Four completely different sets in that gig, which this something I appreciate a lot.

Buffet Froid started with a free improv set, but those two quote-unquote prepared guitars left be unconvinced. There were some ideas, though maybe a little too heavily expounded. But I had the uncomfortable impression they were not listening enough to each other, some communication failure that spoiled a lot for me.

First contrast with Eddie 135, who formed a cohesive unit. I had never heard them before for some reason, and I was expecting something more noisish, based on their pile of electronics and effects. But that was something else, with a fast pulse giving a structure and base to some hints of variations and interferences. The set was too short for me to figure it out much, so I plan to hear them again now that I have an idea of what to look for.

Yet another style with Robert Engelbrecht performing Phill Niblock’s 3 to 7 – 196. Cello with additional recorded cello layers of more than 30 minutes of powerful and compelling contemporary music. Totally great in my opinion, a sensory experience with more than meets the ear. My favorite set of the evening, with a music strong enough to make the setting irrelevant.

Finally, Psychedelic Desert pretty much lived up to the first half of their name — with the less than numerous attendance providing the second. The beginning and end were good enough if pretty much what I expected from a Japanese psychedelic band, but I just loved the middle part with the singer/bass player on her own. There was something just off enough in the rhythm of the bass and the tone of the voice to make that part fascinating for me.

August 3, 2009 Posted by | Music | , , , , | Leave a comment

July 28th, 2009: Kasper T. Toeplitz / Gerome Nox / Cécile Babiole / Ursula / Couleur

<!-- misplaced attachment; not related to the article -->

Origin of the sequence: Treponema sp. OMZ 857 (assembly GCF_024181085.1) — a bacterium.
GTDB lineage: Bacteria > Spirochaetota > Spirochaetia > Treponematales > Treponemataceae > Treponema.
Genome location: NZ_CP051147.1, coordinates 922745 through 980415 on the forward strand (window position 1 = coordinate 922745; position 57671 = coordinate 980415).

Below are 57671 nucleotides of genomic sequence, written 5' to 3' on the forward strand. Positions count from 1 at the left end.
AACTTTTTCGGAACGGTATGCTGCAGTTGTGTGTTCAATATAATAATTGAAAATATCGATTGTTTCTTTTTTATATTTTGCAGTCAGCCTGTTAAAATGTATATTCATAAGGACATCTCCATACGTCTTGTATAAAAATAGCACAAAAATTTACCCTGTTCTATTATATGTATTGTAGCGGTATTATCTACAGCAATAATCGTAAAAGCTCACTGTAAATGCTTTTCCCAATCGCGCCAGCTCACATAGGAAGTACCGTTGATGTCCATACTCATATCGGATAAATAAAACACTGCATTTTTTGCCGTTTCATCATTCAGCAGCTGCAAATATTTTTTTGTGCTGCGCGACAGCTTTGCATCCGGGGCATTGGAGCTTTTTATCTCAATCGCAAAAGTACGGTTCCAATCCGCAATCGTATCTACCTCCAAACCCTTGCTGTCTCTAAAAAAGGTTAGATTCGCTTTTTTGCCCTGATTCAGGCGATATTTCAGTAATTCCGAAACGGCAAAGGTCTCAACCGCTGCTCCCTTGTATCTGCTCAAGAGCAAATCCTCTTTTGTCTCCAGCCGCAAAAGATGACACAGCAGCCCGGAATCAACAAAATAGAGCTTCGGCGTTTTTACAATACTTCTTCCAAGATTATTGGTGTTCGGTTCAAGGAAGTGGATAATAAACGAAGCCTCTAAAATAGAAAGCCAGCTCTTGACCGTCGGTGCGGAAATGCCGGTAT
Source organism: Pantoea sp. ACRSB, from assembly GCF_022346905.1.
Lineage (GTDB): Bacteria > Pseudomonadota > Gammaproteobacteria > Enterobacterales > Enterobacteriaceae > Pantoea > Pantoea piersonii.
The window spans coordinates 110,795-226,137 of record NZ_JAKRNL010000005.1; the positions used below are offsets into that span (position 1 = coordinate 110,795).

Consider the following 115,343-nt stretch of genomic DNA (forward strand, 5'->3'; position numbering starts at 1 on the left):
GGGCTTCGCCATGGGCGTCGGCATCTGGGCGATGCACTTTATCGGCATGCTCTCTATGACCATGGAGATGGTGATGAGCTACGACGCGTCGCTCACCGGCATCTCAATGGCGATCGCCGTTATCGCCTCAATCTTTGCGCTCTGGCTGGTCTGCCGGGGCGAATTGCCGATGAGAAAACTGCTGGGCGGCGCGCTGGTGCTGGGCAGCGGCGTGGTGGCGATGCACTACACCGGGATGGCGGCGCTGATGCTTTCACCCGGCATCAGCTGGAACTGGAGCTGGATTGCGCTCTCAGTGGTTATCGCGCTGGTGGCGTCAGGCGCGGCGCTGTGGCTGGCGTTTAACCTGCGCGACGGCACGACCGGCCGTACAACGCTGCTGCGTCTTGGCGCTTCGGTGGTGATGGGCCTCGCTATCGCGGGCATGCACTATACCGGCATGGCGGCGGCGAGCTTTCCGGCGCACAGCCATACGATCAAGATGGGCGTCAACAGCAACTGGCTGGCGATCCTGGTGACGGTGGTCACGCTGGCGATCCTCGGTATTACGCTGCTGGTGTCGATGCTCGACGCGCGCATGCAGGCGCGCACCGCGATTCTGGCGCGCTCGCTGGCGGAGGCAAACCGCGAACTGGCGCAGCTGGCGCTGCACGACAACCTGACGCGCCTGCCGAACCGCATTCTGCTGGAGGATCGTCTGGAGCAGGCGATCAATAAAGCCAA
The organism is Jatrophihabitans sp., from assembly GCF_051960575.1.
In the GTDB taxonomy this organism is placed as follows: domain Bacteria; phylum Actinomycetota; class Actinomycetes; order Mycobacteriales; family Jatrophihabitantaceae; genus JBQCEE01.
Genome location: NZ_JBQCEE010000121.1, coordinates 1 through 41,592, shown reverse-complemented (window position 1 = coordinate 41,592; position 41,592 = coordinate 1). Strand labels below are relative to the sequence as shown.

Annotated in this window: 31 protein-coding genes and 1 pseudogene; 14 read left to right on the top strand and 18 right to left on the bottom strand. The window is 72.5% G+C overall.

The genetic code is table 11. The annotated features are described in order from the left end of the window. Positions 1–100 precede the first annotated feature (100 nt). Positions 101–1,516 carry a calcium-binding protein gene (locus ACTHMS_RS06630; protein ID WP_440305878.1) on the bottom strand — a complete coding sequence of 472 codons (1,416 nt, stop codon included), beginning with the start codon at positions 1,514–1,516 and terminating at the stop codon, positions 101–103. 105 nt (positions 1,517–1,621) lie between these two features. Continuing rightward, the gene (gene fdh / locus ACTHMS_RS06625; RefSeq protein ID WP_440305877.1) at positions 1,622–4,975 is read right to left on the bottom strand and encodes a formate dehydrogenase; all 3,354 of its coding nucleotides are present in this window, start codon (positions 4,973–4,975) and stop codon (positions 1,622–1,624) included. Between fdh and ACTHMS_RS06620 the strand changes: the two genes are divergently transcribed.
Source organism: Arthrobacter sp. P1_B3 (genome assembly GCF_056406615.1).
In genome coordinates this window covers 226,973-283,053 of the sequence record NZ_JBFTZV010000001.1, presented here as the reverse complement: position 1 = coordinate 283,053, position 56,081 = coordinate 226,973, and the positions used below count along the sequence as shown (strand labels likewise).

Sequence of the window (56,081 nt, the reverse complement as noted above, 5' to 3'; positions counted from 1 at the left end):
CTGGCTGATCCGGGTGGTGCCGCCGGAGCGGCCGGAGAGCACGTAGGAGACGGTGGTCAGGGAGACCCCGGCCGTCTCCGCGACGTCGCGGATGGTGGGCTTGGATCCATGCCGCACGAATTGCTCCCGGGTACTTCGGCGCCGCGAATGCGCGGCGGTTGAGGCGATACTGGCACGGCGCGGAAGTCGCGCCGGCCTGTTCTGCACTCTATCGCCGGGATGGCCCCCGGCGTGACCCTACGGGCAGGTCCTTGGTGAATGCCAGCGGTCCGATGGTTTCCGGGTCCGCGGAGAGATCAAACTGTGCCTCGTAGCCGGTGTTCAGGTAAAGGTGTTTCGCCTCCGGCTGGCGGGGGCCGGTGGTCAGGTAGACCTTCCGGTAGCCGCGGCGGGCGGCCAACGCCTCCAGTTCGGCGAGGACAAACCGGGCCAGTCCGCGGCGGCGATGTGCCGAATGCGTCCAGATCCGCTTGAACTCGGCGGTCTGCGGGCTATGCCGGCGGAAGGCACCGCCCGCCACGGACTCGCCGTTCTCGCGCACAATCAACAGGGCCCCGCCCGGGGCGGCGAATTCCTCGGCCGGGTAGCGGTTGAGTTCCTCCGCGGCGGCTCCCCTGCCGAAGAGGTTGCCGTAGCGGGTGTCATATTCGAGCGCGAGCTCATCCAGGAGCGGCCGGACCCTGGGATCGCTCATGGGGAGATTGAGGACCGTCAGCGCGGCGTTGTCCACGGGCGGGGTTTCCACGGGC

Catching up after a busy week during which I actually spent more time drinking than sleeping. So there are gonna confused notes. A free gig with seven acts, though I missed the last two in a misguided and fruitless attempt to catch the last train.

I finally got to hear Couleur, a project featuring Strom Varx and Alexandre Bellenger. They went topical, but luckily they settled on the moon landing instead of MJ. The laptop was drowning out the guitar at times, but not too much overall. Cool rocket racket at first, then it settled down — a little too much in my opinion. But the performance took off again with better balance. Speaking of balance, I thought it was both written and open, and gave me the feeling this project could get better.

Some nice textures from Ursula, with a nice roughness. On the other hand, I didn’t get the way the set unfolded, maybe because I liked the beginning quite a lot and felt the rest didn’t exactly keep up with that. But the sounds themselves had a lot going for them.

Cecile Babiole‘s set was my favorite. Maybe because of the way the plane and helicopter sounds tied in with the first set into a kind of Airbone Event. I’m quite fond of this stuff, and she had the additional appeal of being someone I had never heard before. These sounds may usually be noise pollution, but she built some actual music out of this material. The helicopter recording obviously felt rhythmic at times, but not always, and that alone shows that the original sound was turned into something else by its surroundings.

At first I was quite disappointed by Gerome Nox‘ set, because it was too much what I was expecting from him. But I really liked the second half or so of the set. Not that it was that different, but there was something more compelling to it, though I can’t exactly pinpoint what.

I missed the first few minutes of Kasper T. Toeplitz set, and here I fought the setting didn’t help getting into the music. I had not heard him in a while, and remember liking that last set a lot, so it was a bit of a letdown. I blame myself for failing to get his point, as I never got focused enough, so I’ll try to make up for it next time.

August 2, 2009 Posted by | Music | , , , , , , | Leave a comment